All crews on commercial fishing vessels must “wear a face mask or cloth face covering when outside of individual cabins,” according to a Coast Guard a Marine Safety Information Bulletin issued on Monday, March 22.

The CDC masking requirement, issued to protect operators and passengers on public and commercial modes of transportation, has been interpreted broadly by the Coast Guard to apply to “all forms of commercial maritime vessels,” even those that do not legally fall under the category of transportation — “including but not limited to cargo ships, fishing vessels, research vessels, self-propelled barges.”

The original CDC order requires “all travelers” to wear a mask, including those who have been vaccinated. With the Coast Guard interpreting commercial fishing crew to be included in this mandate, it would follow that vaccinated crew members would still be required to mask up.

Other guidelines issued in the FAQ include the requirement to wear a mask outside of one’s quarters, even after a quarantine fulfilled before embarking on the vessel. It does not, however, address whether a mask would be required after an onboard quarantine. Many vessel crews have quarantined together onboard to reduce risks as well as improve ease of operations on deck.

However, the bulletin declares the Coast Guard’s authority to severely restrict vessel access to ports and operations based on a failure to implement the rules laid out in the order.

“Operators of vessels and sea ports that fail to implement… the mask wearing order… may be subject to civil or criminal penalties,” the bulletin states. “Vessels that have not implemented the mask requirement may be issued a Captain of the Port order directing the vessel’s movement and operations; repeated failure to impose the mask mandate could result in civil and/or criminal enforcement action. Additionally, after taking into account operational considerations, the COTP may issue orders prohibiting vessels from mooring at a sea port that fails to implement the CDC guidelines or refer non-compliance with CDC’s guidelines for further civil or criminal enforcement action.”

Why commercial fishing vessels have been included in a requirement written for airplanes, trains, subways, buses, taxis, ride-shares, trolleys, and cable cars has yet to be explained by the Coast Guard.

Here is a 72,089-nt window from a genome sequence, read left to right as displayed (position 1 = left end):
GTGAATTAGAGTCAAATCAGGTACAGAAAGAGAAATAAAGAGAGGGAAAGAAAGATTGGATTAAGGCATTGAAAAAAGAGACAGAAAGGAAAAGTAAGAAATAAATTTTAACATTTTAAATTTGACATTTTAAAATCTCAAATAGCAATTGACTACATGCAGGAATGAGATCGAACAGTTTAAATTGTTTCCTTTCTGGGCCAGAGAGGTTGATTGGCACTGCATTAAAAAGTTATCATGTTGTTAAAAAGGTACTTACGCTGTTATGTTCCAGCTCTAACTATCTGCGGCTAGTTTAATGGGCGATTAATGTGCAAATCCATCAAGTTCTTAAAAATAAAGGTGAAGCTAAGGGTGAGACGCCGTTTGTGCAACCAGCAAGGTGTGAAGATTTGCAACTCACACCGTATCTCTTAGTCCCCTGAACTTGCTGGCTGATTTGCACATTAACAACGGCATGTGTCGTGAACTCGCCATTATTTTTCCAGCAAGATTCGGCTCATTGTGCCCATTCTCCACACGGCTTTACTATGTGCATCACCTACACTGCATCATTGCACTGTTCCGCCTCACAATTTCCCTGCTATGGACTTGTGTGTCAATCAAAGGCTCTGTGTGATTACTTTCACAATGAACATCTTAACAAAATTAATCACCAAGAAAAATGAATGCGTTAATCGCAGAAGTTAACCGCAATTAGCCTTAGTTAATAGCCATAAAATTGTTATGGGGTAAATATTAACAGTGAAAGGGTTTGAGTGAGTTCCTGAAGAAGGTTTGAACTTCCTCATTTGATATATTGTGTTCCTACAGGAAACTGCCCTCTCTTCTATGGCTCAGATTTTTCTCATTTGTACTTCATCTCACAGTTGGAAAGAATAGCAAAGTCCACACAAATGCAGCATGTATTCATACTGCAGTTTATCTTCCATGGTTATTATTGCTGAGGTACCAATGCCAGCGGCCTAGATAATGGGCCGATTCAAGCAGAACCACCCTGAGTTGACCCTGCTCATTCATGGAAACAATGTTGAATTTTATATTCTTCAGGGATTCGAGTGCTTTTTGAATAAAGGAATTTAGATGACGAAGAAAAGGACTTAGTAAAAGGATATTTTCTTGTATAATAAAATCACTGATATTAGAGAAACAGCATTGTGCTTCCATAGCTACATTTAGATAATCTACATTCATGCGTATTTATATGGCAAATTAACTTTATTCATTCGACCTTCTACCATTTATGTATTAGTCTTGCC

Feedback on this rule can be issued at [email protected].

Read one captain’s document detailing exempted onboard tasks.

The CDC’s list of exempted maritime vessels is unnecessarily confusing in that it first lists “fishing boats including those used for shell-fishing” with an asterisk that then states: “Fishing vessels, fish processing vessels, and fish tender vessels as defined under 46 U.S.C § 2101 do not fall under this exemption — including shell-fishing vessels.”

The only broad exemptions are:

• When “eating, drinking or taking medication for brief periods” (but not for use of tobacco).

• When the crew member is a solitary worker in the work area (for example, when standing watch).

• While communicating with a person who is hearing impaired when the ability to see the mouth is essential for communication.

• If unconscious (for reasons other than sleeping), incapacitated, unable to be awakened, or otherwise unable to remove the mask without assistance, experiencing difficulty breathing or shortness of breath or feeling winded may temporarily remove the mask.

• When necessary to temporarily remove the mask to verify one’s identity.

• For a child under the age of 2 years.

• For a person with a disability who cannot wear a mask, or cannot safely wear a mask, because of the disability as defined by the Americans with Disabilities Act.

• For a person for whom wearing a mask would create a risk to workplace health, safety, or job duty as determined by the relevant workplace safety guidelines or federal regulations.

The FAQ includes a note that “exceptions are made for a person for whom wearing a mask would create a risk to workplace health, safety, or job duty as determined by the relevant workplace safety guidelines or federal regulations.”

“Vessel or facility operators, owners, or companies should provide clear guidance as to when wearing a mask would create a risk to workplace, health, safety or job duty for crew members and facility personnel.

“The company guidance should address specific tasks that cannot be accomplished safely while wearing a mask. A blanket policy cannot be issued to exempt all persons from wearing a mask at all times. Crew members and facility personnel may be exempt from wearing a mask only when actively performing the task and should immediately wear a mask when the task is complete. Since passengers should refrain from instances where wearing a mask may present a risk, this exemption does not extend to passengers.”

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Jessica Hathaway is the former editor in chief of National Fisherman.

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